Google's former CEO told jurors that he was confident that the Android smartphone platform was developed legally, and that top executives at Sun Microsystems did not object to the project now at the center of a high-stakes court battle.
Eric Schmidt, now Google's executive chairman, took the stand on Tuesday in the trial of Oracle against Google over smartphone technology.
Oracle, which acquired Sun in 2010, sued Google in August 2010, saying Android infringed on its copyrights and patents for the Java programming language. Google countered that it does not violate Oracle's patents and that Oracle cannot copyright certain parts of Java, an open-source, or publicly available, software language.
In court on Tuesday, Oracle attorney David Boies showed Schmidt a 2005 presentation to Google's top managers that said Google must take a license from Sun. Schmidt said he could not recall being told that was the case.
Schmidt said at one point that Google derived enough advertising revenue from Android to fund the operating system and a whole bunch more.
The goal was to get as many users as we could on a powerful new platform that could exploit the Web, Schmidt said of Android.
Unlike current Google CEO Larry Page who testified last week, Schmidt appeared much more at ease while parrying questions from Boies about the development of Android.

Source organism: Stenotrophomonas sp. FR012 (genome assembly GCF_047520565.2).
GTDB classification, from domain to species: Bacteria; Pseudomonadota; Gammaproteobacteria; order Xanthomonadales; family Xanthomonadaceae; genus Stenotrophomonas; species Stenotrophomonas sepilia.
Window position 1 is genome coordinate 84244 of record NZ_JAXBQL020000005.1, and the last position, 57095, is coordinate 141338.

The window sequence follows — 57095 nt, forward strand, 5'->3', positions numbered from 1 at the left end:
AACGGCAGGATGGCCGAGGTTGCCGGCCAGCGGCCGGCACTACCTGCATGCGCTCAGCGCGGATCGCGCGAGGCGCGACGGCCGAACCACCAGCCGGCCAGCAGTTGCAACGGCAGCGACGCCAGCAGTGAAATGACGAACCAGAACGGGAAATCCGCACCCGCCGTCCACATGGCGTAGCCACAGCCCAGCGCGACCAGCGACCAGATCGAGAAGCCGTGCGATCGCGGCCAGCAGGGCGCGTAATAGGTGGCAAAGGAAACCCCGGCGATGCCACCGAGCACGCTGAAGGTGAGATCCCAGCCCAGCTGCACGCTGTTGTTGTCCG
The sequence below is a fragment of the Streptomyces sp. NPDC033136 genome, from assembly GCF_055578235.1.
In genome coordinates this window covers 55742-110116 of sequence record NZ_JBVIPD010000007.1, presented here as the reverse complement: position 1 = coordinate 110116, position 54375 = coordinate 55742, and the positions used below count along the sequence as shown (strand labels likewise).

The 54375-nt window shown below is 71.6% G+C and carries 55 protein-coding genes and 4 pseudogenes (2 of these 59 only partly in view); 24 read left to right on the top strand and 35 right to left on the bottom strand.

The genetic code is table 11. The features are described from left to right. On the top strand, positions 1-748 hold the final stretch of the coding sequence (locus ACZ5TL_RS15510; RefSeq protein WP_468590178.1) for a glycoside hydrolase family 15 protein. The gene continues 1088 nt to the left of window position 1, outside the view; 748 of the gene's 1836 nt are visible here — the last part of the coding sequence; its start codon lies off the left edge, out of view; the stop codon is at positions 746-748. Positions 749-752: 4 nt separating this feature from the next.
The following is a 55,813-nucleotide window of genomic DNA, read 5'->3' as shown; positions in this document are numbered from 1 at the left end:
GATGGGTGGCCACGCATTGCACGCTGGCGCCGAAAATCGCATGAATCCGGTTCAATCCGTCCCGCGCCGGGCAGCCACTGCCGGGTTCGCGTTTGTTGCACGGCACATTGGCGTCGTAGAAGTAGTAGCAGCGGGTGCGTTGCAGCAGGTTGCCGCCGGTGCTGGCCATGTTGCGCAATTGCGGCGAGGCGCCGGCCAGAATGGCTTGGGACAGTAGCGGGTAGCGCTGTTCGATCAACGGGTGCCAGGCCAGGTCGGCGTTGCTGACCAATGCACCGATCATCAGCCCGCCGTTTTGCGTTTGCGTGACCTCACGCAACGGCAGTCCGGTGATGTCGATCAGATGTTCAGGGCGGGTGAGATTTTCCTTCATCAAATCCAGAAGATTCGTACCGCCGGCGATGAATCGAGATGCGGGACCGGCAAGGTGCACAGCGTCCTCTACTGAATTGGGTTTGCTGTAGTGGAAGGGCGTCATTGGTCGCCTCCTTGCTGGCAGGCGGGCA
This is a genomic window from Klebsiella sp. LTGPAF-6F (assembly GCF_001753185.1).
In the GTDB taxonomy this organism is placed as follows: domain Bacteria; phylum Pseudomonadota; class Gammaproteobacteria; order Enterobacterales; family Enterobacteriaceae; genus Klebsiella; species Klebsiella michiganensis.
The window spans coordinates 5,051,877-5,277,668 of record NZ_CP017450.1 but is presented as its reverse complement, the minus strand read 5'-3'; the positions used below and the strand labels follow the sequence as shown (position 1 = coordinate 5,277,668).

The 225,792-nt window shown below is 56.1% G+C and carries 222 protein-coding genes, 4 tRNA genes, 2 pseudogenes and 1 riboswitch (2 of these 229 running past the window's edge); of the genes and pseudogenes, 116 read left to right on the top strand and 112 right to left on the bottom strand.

At one point, Schmidt asked Boies to repeat a question, saying he wanted to be sure he answered it truthfully.
I want you to answer truthfully, Boies said, prompting Schmidt to laugh.
Schmidt was Oracle's final witness before Oracle rested its copyright case on Tuesday morning - and Google then called him as its first defense witness.
Under questioning from Google attorney Robert Van Nest, Schmidt said Sun wanted roughly $30 million to $50 million in 2006 to jointly develop a mobile platform with Google. Such a deal would have saved Google time in getting Android to market, Schmidt said.
We would have paid that simply to resolve it, Schmidt said.
However, negotiations between the two companies faltered. Android chief Andy Rubin later testified that while Google wanted to make the software platform open source, Sun wanted to impose restrictions to which Google was opposed.
After Google developed Android on its own and announced it at the end of 2007, Schmidt said he had multiple meetings with Sun Chief Executive Jonathan Schwartz, who never expressed any disapproval about Android.
Google has argued that Oracle launched the lawsuit only after Oracle decided it would be unable to develop a smartphone on its own.
The trial, expected to last at least eight weeks, has been divided into three phases: copyright liability, patent claims, and damages.
Early in the case, estimates of potential damages against Google ran as high as $6.1 billion. But Google successfully narrowed Oracle's patent claims and reduced the possible award. Oracle is seeking roughly $1 billion in copyright damages.
The jury will deliberate on copyright liability before moving on to hear evidence about patent infringement. U.S. District Judge William Alsup may also decide some of the copyright issues.
The case in U.S. District Court, Northern District of California, is Oracle America, Inc v. Google Inc, 10-3561.
(Editing by Gary Hill, Phil Berlowitz)